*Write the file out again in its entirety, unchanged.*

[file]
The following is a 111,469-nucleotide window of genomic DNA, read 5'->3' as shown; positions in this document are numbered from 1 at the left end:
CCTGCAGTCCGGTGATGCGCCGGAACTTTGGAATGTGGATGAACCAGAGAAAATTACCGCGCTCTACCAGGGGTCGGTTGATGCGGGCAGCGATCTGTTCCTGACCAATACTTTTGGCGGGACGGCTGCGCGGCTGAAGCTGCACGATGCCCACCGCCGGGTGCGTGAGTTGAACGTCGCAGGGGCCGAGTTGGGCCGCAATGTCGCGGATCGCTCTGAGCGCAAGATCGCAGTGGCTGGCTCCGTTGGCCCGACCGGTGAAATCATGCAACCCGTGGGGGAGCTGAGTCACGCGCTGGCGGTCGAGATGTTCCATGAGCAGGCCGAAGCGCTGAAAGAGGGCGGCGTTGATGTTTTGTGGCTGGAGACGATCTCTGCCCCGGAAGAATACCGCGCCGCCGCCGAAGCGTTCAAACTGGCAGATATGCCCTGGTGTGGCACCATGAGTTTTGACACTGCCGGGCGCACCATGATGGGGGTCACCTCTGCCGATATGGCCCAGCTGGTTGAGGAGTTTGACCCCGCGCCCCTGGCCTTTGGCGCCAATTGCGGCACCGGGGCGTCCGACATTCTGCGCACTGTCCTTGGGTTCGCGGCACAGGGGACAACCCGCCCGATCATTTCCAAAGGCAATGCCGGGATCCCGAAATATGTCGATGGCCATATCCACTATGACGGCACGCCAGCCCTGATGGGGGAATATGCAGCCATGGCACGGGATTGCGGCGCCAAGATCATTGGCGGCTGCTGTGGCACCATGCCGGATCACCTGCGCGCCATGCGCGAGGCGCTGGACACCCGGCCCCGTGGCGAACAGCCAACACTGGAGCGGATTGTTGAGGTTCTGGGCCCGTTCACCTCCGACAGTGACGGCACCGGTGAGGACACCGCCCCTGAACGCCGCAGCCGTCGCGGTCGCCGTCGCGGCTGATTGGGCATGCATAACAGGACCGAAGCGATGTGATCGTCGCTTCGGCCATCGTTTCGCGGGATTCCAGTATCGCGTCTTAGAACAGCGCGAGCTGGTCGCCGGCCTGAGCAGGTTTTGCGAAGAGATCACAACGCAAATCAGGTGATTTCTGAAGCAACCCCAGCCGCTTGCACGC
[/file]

The following is a 111,469-nucleotide window of genomic DNA, read 5'->3' as shown; positions in this document are numbered from 1 at the left end:
CCTGCAGTCCGGTGATGCGCCGGAACTTTGGAATGTGGATGAACCAGAGAAAATTACCGCGCTCTACCAGGGGTCGGTTGATGCGGGCAGCGATCTGTTCCTGACCAATACTTTTGGCGGGACGGCTGCGCGGCTGAAGCTGCACGATGCCCACCGCCGGGTGCGTGAGTTGAACGTCGCAGGGGCCGAGTTGGGCCGCAATGTCGCGGATCGCTCTGAGCGCAAGATCGCAGTGGCTGGCTCCGTTGGCCCGACCGGTGAAATCATGCAACCCGTGGGGGAGCTGAGTCACGCGCTGGCGGTCGAGATGTTCCATGAGCAGGCCGAAGCGCTGAAAGAGGGCGGCGTTGATGTTTTGTGGCTGGAGACGATCTCTGCCCCGGAAGAATACCGCGCCGCCGCCGAAGCGTTCAAACTGGCAGATATGCCCTGGTGTGGCACCATGAGTTTTGACACTGCCGGGCGCACCATGATGGGGGTCACCTCTGCCGATATGGCCCAGCTGGTTGAGGAGTTTGACCCCGCGCCCCTGGCCTTTGGCGCCAATTGCGGCACCGGGGCGTCCGACATTCTGCGCACTGTCCTTGGGTTCGCGGCACAGGGGACAACCCGCCCGATCATTTCCAAAGGCAATGCCGGGATCCCGAAATATGTCGATGGCCATATCCACTATGACGGCACGCCAGCCCTGATGGGGGAATATGCAGCCATGGCACGGGATTGCGGCGCCAAGATCATTGGCGGCTGCTGTGGCACCATGCCGGATCACCTGCGCGCCATGCGCGAGGCGCTGGACACCCGGCCCCGTGGCGAACAGCCAACACTGGAGCGGATTGTTGAGGTTCTGGGCCCGTTCACCTCCGACAGTGACGGCACCGGTGAGGACACCGCCCCTGAACGCCGCAGCCGTCGCGGTCGCCGTCGCGGCTGATTGGGCATGCATAACAGGACCGAAGCGATGTGATCGTCGCTTCGGCCATCGTTTCGCGGGATTCCAGTATCGCGTCTTAGAACAGCGCGAGCTGGTCGCCGGCCTGAGCAGGTTTTGCGAAGAGATCACAACGCAAATCAGGTGATTTCTGAAGCAACCCCAGCCGCTTGCACGC